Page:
Most pagans appear to have understood the realm of the gods as a kind of pyramid of power and authority. So you can conceptualize the divine realm in pagan religions as a kind of pyramid.

At the very top of the pyramid, for many pagans, there was some kind of supreme deity, one ultimate god. I don’t mean to say pagans were monotheists believing only in one, but most thought that—at least most that wrote our literary remains, in other words, the educated elite, believed that there was some kind of ultimate deity at the very top of all things.

Below this supreme god, whether its Zeus or Jupiter of some unnamed god, there were the great gods, for example, the gods of Mount Olympus, that we know from Greek and Roman myth. The ancients by the way didn't literally subscribe to the myths as being true events from the past that people today might believe in the stories of the Hebrew scriptures or the New Testament. The myths told interesting stories about the gods, but even most ancients realized that these weren’t literally true stories about them. But the gods, that the stories were about, did exist—the great gods of Greek and Roman mythology.

Below these great gods, were other kind of local deities, who were still unbelievably powerful from the human perspective, but were not as powerful as the great gods.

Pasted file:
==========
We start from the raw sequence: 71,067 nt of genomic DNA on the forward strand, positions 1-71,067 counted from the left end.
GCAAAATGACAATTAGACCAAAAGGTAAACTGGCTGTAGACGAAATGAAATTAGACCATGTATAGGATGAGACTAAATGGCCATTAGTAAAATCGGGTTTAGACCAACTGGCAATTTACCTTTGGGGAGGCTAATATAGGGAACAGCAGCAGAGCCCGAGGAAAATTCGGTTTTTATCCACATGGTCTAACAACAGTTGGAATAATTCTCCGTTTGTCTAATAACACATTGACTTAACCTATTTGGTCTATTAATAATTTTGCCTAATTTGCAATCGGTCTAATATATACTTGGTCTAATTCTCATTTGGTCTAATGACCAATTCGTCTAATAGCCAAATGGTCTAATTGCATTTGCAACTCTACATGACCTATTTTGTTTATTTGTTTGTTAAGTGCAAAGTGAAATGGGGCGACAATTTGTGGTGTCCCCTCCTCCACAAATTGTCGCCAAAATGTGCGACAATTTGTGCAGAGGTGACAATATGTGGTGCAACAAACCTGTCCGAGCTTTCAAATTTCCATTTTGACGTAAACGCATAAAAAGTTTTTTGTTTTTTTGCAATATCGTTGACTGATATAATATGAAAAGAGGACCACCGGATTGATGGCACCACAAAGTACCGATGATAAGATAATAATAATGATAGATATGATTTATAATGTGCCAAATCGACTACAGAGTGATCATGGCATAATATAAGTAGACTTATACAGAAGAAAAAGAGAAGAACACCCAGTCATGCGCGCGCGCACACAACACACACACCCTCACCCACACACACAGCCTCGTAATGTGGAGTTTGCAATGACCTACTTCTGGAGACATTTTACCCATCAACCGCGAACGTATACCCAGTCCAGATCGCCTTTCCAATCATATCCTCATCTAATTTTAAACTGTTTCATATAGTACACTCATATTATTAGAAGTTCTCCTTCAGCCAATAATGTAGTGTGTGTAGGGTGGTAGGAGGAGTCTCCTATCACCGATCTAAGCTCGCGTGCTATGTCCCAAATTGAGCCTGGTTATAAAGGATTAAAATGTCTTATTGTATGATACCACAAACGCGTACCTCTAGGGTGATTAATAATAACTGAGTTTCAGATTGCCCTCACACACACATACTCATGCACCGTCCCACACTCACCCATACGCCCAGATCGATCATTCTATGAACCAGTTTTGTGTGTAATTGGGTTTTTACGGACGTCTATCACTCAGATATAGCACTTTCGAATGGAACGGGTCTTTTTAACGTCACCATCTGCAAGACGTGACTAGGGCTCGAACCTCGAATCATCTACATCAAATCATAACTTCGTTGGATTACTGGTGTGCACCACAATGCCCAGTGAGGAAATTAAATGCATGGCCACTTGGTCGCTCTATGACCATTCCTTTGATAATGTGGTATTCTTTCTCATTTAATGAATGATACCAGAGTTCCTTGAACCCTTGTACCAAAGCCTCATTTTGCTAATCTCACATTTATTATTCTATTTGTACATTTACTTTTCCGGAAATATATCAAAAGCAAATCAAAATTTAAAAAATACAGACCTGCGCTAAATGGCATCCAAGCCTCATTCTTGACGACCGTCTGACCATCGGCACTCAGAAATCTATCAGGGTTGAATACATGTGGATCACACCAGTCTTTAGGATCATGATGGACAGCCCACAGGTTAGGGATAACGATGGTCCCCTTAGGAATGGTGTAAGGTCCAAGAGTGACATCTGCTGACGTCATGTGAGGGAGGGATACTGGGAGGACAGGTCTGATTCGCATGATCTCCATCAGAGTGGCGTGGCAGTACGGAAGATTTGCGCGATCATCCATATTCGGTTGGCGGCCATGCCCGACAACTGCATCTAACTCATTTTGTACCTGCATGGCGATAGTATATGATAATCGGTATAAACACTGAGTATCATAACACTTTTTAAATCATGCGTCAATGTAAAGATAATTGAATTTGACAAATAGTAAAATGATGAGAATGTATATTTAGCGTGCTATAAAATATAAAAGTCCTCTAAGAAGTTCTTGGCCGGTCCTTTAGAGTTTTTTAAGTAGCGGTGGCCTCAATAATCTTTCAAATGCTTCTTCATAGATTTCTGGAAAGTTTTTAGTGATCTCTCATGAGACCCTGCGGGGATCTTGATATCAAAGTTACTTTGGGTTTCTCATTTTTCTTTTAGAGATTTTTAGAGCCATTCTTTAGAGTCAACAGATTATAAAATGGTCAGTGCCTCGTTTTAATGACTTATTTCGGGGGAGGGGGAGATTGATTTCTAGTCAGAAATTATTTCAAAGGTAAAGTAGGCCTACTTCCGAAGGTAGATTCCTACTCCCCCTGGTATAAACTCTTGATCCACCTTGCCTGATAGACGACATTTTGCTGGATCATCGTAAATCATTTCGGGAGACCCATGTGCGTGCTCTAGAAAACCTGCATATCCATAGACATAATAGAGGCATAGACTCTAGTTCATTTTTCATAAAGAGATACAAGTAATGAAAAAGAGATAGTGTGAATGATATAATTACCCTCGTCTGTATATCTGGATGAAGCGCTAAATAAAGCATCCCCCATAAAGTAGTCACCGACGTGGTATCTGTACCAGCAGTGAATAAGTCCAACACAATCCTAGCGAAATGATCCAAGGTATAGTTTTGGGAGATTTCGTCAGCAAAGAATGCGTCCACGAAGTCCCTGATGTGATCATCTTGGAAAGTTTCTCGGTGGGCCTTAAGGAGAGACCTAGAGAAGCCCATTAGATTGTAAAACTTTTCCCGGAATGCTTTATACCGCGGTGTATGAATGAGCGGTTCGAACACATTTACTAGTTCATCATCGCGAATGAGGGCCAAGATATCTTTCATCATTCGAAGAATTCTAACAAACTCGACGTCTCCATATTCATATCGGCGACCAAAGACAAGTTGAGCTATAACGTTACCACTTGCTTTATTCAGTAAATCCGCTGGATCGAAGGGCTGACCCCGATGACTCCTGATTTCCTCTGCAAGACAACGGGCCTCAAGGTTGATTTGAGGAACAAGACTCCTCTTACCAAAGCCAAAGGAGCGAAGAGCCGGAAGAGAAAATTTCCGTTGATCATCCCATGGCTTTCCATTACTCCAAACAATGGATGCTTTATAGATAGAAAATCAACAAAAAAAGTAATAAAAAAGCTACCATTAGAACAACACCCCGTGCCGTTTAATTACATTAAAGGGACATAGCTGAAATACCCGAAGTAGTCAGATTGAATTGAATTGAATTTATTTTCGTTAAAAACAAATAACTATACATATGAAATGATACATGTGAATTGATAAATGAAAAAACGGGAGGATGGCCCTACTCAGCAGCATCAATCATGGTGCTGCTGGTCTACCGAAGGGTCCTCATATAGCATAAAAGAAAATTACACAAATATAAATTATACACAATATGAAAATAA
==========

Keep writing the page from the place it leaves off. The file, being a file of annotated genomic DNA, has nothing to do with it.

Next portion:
Below these different kinds of local deities, there were family and personal deities. These were very minor gods in terms of the entire divine realm, but quite important to individuals, and who were more actively involved in individual lives.

Below these kinds of gods was an even lesser group of divinities, that was often called daemoniae. This is the word we get our word ‘demons’ from, but they weren’t necessarily evil spirits that would inhabit bodies, that would force them to do all sorts of nefarious things. Daemoniae were not necessarily evil spirits, they were just lower level divinities that were more closely involved with human lives.

Below these daemoniae there was another tier in this divine pyramid that comprised of demi-gods—that is to say, humans that were half-mortal and half-divine. Included in this group were people of fantastic power and physical strength like Hercules in the Roman tradition (Heracles in the Greek tradition), or individuals of superhuman wisdom like the philosopher Pythagoras, or of mind-boggling eminence like the Roman emperor. Within the Roman empire, people did understand that the Roman emperor himself was in some sense was divine. This did not mean that he was the ultimate god! In terms of the divine realm, he was extremely low on the totem pole, but from the human perspective, he was unbelievably powerful and strong and he was in fact partly divine.

On this lowest tier of the divine realm would be other miracle-working representatives of god, some of them thought of as half-divine, like Apollonius of Tyana, and presumably for many pagans, Jesus.

Professor Bart D. Ehrman, Historical Jesus, The Great Courses, Lecture 2, “One remarkable life”.